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  1. 1.

    Genome scan is used here in its primary semantic meaning, thus fitting the definition given by Richard and Hawley (2010, “Human genome”; p 561): “A survey of genetic markers spread across the whole genome. A genome scan will usually involve hundreds of markers”, rather than the one previously proposed in the Encyclopedic Reference of Genomics and Proteomics in Molecular Medicine (2006), that narrows its scope to the screening for phenotype related markers (“Genome scan refers to a genetic research method in which the entire DNA of an organism is searched systematically for locations on the chromosomes that are inherited in the same pattern as a specific trait”).


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We wish to thank the following projects, which contributed through data production or thoughts to feed this synthesis chapter: CoralFISH EU-FP7 project under Grant agreement no.213144, Atlas H2020 under grant agreement No 678760, the Spanish Ministry of Science and Innovation (CGL2011-23306 and CTM2014-57949R) and EU CoCoNET—“Towards COast to COast NETworks of marine protected areas (from the shore to the high and deep-sea), coupled with sea-based wind energy potential”—from the VII FP of the European Commission under grant agreement n° 287844, and the participants in the network on Marine Connectivity MarCo ( Joana Boavida is supported by an Ifremer post-doc fellowship. The work on M. oculata and L. pertusa corals was performed by Ronan Becheler during his PhD supported by an Ifremer-Region Bretagne grant, on corals collected during the BobEco (2011) and IceCTD (2012) cruises and on Mediterranean corals sampled thanks to colleagues including Alessandra Savini, Marco Taviani and Franck Lagarde. For the work on D. dianthus, we want to thank Annie Machodorm and her group members at the Department of Biodiversity and Evolutionary Biology of MNCN (CSIC), for their great support and the inspiring discussions. We also thank Cathy Liautard-Haag for technical comments and for sharing her opinions on the application and evolution of NGS techniques.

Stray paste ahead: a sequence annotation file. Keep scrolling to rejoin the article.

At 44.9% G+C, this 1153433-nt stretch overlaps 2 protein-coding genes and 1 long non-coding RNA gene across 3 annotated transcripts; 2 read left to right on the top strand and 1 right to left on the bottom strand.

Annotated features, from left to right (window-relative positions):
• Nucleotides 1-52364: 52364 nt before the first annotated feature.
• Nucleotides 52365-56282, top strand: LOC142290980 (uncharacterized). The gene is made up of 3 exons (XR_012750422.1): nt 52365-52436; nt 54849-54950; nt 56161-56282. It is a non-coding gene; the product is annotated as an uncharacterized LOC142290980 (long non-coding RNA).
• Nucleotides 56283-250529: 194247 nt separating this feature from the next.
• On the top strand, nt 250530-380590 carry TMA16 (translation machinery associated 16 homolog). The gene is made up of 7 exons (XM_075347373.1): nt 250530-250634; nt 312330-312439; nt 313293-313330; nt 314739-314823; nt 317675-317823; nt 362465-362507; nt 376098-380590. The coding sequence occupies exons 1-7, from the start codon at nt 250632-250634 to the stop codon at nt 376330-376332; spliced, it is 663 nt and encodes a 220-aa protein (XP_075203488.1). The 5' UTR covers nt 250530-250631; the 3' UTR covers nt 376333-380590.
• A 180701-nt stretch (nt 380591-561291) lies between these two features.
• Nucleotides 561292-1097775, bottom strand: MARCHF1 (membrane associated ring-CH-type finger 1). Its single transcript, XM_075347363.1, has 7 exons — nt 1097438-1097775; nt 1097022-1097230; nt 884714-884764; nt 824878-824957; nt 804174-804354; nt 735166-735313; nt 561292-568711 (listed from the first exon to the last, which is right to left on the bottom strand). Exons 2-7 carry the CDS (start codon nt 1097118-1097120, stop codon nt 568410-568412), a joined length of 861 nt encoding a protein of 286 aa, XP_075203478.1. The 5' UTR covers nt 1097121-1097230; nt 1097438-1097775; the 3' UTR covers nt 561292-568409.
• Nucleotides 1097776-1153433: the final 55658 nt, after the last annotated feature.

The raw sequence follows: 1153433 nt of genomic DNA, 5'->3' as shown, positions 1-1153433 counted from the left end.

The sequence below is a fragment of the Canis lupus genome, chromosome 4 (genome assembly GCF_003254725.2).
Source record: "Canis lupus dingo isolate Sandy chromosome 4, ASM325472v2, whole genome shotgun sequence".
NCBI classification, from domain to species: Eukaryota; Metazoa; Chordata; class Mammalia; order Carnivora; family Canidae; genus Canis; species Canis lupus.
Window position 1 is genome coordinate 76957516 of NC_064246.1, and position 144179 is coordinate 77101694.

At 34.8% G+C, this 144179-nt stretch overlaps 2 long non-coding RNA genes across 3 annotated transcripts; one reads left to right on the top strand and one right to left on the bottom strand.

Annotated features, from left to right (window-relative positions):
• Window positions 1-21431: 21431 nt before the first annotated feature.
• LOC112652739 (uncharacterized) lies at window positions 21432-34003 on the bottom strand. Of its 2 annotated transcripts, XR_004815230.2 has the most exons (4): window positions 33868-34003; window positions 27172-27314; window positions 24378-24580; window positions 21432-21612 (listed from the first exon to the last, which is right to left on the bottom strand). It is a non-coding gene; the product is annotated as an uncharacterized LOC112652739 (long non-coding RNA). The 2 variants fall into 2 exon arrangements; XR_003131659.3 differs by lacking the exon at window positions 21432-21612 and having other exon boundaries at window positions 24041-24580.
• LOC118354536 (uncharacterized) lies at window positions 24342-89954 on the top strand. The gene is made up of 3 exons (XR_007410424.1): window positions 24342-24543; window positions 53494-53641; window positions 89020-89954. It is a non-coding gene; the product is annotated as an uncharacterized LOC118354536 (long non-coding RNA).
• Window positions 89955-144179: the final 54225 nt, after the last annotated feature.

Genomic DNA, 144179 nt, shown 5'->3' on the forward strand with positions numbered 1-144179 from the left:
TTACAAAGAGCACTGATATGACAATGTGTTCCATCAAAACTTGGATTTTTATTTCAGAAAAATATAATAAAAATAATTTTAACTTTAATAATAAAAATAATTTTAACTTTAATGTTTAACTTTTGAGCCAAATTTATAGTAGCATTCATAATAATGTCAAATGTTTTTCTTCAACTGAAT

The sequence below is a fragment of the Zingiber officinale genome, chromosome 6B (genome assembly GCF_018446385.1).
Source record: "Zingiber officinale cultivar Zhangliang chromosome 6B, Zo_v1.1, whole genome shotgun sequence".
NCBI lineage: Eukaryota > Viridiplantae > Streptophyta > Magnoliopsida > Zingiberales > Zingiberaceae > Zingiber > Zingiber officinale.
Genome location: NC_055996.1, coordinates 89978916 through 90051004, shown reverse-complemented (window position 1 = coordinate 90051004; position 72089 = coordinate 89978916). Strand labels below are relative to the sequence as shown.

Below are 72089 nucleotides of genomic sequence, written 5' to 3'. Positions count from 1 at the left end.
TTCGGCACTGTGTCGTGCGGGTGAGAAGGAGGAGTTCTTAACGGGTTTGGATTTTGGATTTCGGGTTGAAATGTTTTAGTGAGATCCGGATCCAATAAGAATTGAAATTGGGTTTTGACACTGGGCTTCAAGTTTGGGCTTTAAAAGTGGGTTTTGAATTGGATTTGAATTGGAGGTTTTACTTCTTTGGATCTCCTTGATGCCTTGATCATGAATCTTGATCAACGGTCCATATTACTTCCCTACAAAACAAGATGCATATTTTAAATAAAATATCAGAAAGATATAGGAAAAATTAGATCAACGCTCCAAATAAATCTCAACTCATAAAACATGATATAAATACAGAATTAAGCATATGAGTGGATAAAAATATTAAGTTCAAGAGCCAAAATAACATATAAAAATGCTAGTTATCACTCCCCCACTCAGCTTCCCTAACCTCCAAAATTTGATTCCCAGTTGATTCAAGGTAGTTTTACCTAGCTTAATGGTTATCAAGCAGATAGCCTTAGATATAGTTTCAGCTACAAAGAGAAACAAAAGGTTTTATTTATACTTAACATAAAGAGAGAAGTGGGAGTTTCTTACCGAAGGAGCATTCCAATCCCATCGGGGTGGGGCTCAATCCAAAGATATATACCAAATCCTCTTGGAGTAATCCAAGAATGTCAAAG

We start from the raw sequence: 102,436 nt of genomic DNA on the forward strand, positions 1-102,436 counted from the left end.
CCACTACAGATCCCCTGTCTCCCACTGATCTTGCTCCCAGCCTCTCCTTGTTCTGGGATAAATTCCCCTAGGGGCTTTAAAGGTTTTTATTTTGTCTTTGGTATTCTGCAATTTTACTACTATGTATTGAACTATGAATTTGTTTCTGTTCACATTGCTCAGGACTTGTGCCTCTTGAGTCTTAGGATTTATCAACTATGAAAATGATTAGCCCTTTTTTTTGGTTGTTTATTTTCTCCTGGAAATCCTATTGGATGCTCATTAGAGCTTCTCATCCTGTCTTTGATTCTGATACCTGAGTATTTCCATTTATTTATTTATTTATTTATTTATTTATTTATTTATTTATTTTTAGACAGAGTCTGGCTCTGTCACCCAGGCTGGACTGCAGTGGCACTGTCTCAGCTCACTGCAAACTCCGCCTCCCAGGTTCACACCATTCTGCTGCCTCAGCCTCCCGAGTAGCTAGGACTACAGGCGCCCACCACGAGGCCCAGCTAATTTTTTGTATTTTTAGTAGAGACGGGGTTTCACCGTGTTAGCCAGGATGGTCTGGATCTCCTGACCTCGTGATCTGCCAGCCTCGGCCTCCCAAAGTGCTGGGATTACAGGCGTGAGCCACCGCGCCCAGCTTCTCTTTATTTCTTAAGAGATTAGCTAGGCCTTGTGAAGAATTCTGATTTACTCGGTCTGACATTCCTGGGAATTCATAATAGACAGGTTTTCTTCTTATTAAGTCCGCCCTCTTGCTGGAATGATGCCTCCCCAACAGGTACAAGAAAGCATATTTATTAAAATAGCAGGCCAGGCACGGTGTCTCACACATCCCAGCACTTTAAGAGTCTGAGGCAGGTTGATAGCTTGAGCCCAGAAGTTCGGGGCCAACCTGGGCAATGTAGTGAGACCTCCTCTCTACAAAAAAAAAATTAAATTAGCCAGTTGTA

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Correspondence to Sophie Arnaud-Haond .

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Boavida, J., Becheler, R., Addamo, A.M., Sylvestre, F., Arnaud-Haond, S. (2019). 31 Past, Present and Future Connectivity of Mediterranean Cold-Water Corals: Patterns, Drivers and Fate in a Technically and Environmentally Changing World. In: Orejas, C., Jiménez, C. (eds) Mediterranean Cold-Water Corals: Past, Present and Future. Coral Reefs of the World, vol 9. Springer, Cham.